Edinburgh Festival Day 2 / Theatre: Second time lucky: Sarah Hemming talks to Eleanor Bron and Cindy Oswin about giving bit-part characters their big break

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The Independent Culture
ONE of the great literary mysteries is what on earth Godot is doing to keep him away so long. Is he detained by metaphysical business, or simply stuck in traffic? There are so many possibilities it's strange that nobody has written a play about it. After all, the lure of the secret lives of minor or off-stage characters has resulted in some intriguing spin-offs - with the first Mrs Rochester retelling her life story in Wide Sargasso Sea, Hamlet's chums off-loading their frustrations in Rosencrantz and Guildenstern Are Dead, and Mrs Vershinin, who only appears in Chekhov's The Three Sisters as a series of suicide attempts, finally getting her say in Helen Cooper's Mrs Vershinin. Other such characters get a new lease of life at this year's Fringe. In Scenic Flights Cindy Oswin liberates Winnie (from Beckett's Happy Days) from her mound of sand and sends her on a world cruise, while in Desdemona - If You Had Only Spoken, Eleanor Bron gives three women a second chance to state their case.

Bron selected her characters - Petrarch's Laura and the wives of Luther and Goethe - from a book of 11 monologues from suppressed women, fictional and historical, by German writer Christine Bruckner. 'Each monologue puts a slightly different view about women and the ways they have been written off. Some are on domestic violence, several of them are on men's need to go to war, and Mrs Goethe's monologue is really about society and snobbishness. One thing Bruckner does stress in every one is the importance of sex and sexuality. Some of them I found really touching. I was terribly moved by Laura.'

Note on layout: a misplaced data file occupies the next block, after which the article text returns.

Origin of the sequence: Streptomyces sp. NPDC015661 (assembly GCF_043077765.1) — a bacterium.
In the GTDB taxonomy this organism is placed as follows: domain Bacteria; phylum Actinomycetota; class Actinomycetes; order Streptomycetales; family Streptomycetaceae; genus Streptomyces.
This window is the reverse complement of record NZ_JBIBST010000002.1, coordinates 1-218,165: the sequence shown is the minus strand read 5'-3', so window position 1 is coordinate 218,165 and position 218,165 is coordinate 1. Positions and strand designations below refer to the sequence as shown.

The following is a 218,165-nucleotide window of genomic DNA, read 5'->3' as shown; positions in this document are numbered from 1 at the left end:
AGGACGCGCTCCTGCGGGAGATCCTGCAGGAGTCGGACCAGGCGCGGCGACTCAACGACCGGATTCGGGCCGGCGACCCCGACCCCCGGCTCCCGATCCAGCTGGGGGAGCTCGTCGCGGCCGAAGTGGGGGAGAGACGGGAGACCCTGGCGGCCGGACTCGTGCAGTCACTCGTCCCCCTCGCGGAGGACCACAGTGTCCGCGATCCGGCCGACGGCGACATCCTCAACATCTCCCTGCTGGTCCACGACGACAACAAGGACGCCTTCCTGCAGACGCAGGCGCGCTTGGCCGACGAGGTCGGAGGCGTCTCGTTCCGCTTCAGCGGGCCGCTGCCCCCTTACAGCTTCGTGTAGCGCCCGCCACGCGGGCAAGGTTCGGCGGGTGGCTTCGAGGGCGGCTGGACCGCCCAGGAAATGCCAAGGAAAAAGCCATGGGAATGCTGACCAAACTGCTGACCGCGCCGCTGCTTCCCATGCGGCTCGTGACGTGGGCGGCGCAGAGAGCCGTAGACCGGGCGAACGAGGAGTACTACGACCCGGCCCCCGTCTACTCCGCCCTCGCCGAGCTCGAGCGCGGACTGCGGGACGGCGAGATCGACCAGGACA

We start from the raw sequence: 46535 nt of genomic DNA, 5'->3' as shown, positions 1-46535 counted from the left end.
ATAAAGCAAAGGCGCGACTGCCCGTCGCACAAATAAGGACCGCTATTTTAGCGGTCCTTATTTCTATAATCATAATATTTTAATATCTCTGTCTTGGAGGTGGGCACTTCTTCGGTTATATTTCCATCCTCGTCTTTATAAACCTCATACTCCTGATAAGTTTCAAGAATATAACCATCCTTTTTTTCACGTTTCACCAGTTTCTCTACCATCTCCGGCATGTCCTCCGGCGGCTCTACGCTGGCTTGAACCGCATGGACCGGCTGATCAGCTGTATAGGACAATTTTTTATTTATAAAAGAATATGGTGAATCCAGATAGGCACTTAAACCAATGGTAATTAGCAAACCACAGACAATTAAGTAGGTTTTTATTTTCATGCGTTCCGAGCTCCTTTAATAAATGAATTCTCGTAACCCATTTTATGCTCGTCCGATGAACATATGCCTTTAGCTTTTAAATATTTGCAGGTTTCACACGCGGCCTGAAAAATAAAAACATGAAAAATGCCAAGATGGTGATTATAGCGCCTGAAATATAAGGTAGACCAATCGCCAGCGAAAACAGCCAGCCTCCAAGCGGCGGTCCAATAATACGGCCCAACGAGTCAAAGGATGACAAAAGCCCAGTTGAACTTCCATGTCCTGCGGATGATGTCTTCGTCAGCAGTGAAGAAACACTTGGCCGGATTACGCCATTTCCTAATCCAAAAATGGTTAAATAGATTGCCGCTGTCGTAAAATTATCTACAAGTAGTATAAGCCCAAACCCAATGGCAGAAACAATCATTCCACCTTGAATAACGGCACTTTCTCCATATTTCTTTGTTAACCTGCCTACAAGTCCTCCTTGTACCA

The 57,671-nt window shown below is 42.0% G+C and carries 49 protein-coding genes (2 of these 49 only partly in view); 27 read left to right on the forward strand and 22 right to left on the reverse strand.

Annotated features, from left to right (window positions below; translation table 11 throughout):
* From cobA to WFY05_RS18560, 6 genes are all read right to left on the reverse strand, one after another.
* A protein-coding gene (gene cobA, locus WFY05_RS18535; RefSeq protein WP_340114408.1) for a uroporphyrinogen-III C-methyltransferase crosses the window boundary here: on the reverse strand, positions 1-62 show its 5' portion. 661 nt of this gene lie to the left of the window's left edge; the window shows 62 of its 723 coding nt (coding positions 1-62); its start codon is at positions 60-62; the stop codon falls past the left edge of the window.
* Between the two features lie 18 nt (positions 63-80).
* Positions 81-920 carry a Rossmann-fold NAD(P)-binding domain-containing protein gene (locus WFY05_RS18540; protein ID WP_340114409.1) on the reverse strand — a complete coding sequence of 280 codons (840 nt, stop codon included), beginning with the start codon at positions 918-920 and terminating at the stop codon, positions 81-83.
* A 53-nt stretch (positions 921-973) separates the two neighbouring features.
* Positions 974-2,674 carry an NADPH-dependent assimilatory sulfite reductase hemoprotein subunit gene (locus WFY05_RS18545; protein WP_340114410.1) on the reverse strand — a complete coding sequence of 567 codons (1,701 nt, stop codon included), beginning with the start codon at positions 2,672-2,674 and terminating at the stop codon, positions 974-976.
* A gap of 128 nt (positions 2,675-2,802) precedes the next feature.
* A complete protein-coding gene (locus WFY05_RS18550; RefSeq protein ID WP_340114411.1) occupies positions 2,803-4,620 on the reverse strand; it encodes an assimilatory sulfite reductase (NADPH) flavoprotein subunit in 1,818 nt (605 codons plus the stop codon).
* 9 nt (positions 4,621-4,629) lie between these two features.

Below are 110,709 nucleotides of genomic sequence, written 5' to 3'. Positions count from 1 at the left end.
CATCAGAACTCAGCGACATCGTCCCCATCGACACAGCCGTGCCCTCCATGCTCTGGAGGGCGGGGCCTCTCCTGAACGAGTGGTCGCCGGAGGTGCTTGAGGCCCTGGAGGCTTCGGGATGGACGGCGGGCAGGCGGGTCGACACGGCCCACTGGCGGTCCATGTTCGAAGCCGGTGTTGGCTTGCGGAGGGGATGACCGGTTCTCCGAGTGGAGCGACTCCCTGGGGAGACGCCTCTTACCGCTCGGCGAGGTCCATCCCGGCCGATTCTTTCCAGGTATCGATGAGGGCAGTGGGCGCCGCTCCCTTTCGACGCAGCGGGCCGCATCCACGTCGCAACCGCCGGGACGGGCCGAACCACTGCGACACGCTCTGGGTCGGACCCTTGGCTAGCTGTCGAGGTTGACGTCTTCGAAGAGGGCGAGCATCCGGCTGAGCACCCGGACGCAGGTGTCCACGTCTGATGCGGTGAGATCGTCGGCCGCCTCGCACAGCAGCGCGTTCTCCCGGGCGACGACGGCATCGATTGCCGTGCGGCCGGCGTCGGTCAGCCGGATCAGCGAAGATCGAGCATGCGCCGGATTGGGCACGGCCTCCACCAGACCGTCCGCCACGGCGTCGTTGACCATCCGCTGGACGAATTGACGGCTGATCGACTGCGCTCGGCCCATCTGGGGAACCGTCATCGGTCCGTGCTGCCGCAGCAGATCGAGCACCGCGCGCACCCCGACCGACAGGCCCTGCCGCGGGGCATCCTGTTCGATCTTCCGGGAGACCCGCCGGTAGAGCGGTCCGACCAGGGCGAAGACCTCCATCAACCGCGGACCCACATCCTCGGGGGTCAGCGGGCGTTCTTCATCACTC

In the monologue, Laura, the beautiful woman whom Petrarch chose to be his muse, is dying of the Black Death. In her pain she addresses the poet, complaining that, by putting her on a pedestal in his sonnets, he has denied her existence as a real woman.

Bron is aware that the impact of such a piece may be lost if members of the audience are not familiar with the original work in which the character first appeared. But, she feels, Bruckner has foreseen this problem. 'I found that when I did a bit of research on the characters, I knew it all already, because she has woven everything you need to know very neatly into the text.'

She has sufficient confidence in Bruckner's text to leave the most famous character, Shakespeare's Desdemona, off the stage all together - partly for practical reasons (Bron is far closer in age to Laura, Mrs Goethe and Mrs Luther), partly to give voice to less predictable characters. Yet of all Bruckner's women, Desdemona alone is able to give vent to her feelings and change her fate. The fact that, in the book, she is able to talk Othello out of killing her prompts the question: if Desdemona could have spoken up and saved her life, why didn't she? Had Hamlet acted straight away, he wouldn't be Hamlet and the play wouldn't exist; if Godot had shown up, or Jimmy Porter's wife had left him in the first act, the audience could all go home. So is Christine Bruckner's Desdemona a credible extrapolation of the characteristics that constitute Shakespeare's Desdemona, or is she simply a literary game?